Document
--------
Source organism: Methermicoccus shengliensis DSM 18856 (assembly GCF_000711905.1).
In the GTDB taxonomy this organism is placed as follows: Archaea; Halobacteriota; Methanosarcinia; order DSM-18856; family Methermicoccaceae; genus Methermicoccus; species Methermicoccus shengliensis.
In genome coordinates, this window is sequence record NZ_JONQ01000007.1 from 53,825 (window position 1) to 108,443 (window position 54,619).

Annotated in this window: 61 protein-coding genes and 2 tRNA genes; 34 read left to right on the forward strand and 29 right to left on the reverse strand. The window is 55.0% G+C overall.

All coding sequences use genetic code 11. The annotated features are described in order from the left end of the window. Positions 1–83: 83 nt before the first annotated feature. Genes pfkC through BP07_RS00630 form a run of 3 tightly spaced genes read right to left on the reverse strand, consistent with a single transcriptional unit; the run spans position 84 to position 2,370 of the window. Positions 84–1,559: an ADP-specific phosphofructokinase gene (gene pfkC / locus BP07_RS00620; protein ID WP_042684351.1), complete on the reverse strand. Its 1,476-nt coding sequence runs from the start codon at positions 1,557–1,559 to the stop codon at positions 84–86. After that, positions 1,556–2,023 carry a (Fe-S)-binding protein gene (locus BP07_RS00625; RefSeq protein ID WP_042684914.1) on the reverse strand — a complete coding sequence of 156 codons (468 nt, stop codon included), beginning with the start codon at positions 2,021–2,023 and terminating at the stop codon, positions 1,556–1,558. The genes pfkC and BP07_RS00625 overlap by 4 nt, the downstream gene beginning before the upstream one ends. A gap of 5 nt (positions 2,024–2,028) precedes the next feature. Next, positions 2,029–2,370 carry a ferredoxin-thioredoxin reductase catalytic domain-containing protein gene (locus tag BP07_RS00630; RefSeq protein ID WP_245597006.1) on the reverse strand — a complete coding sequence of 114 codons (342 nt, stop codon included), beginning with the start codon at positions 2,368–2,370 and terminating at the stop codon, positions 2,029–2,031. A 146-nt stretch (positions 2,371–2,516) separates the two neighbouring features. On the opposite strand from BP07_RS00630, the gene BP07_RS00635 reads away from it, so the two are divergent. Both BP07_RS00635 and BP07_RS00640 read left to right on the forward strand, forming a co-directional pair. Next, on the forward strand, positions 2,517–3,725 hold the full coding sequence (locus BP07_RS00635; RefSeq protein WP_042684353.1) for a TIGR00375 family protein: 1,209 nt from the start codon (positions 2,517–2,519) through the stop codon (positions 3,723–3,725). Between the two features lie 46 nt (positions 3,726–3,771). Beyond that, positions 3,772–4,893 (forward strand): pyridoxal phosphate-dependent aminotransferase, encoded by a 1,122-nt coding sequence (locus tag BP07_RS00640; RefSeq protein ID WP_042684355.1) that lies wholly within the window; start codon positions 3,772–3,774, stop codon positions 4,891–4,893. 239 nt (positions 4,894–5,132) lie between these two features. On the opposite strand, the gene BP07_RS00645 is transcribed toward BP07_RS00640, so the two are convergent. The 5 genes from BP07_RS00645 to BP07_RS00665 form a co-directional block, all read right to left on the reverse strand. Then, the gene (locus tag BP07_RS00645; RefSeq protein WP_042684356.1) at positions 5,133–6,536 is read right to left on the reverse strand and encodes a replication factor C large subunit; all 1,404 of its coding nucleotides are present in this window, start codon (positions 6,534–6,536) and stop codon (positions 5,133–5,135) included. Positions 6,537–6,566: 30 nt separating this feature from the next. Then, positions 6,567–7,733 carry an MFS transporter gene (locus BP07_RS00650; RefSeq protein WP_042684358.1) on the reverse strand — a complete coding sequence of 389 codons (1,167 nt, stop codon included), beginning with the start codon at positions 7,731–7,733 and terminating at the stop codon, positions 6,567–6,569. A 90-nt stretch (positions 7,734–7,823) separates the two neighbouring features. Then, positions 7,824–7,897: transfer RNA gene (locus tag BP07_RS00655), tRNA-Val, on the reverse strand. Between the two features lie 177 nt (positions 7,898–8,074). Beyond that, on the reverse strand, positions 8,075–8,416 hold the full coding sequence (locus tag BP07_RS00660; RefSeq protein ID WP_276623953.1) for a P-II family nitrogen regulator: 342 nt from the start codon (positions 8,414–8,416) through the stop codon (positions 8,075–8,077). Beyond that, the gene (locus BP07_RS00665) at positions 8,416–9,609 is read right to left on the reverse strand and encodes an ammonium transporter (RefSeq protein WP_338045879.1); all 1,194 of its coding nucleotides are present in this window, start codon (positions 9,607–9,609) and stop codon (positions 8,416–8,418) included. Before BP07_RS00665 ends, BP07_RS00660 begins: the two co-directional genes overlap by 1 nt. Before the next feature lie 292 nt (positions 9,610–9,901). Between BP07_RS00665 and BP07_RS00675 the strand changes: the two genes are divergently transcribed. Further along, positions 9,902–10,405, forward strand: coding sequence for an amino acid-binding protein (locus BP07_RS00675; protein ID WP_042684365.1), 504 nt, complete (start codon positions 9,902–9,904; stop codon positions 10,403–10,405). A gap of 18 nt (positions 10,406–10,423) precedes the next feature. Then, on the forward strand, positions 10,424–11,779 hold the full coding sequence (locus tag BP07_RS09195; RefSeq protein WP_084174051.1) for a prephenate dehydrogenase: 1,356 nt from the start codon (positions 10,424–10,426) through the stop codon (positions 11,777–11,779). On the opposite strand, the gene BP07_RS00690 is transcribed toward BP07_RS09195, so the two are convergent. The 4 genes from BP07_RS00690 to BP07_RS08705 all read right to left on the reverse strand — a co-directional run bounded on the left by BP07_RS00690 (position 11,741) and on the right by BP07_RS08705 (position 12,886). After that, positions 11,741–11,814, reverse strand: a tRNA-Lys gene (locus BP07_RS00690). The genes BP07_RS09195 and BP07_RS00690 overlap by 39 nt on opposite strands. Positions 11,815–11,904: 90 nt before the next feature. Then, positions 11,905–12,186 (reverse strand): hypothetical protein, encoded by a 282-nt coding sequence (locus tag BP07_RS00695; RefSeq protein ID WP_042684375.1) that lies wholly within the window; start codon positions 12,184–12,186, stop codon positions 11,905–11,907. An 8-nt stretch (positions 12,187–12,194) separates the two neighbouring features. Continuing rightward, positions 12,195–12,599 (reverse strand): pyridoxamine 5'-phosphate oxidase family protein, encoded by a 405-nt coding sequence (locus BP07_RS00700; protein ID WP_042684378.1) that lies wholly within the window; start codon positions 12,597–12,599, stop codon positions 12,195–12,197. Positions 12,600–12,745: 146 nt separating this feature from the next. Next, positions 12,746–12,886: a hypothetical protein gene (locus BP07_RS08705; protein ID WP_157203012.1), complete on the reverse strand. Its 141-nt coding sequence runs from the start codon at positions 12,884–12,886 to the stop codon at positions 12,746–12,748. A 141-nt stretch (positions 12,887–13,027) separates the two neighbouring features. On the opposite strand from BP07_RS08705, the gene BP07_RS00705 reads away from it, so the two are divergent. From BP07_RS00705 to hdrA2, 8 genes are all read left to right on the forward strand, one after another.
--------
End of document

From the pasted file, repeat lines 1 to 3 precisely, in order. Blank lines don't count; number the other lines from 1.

Source organism: Methermicoccus shengliensis DSM 18856 (assembly GCF_000711905.1).
In the GTDB taxonomy this organism is placed as follows: Archaea; Halobacteriota; Methanosarcinia; order DSM-18856; family Methermicoccaceae; genus Methermicoccus; species Methermicoccus shengliensis.
In genome coordinates, this window is sequence record NZ_JONQ01000007.1 from 53,825 (window position 1) to 108,443 (window position 54,619).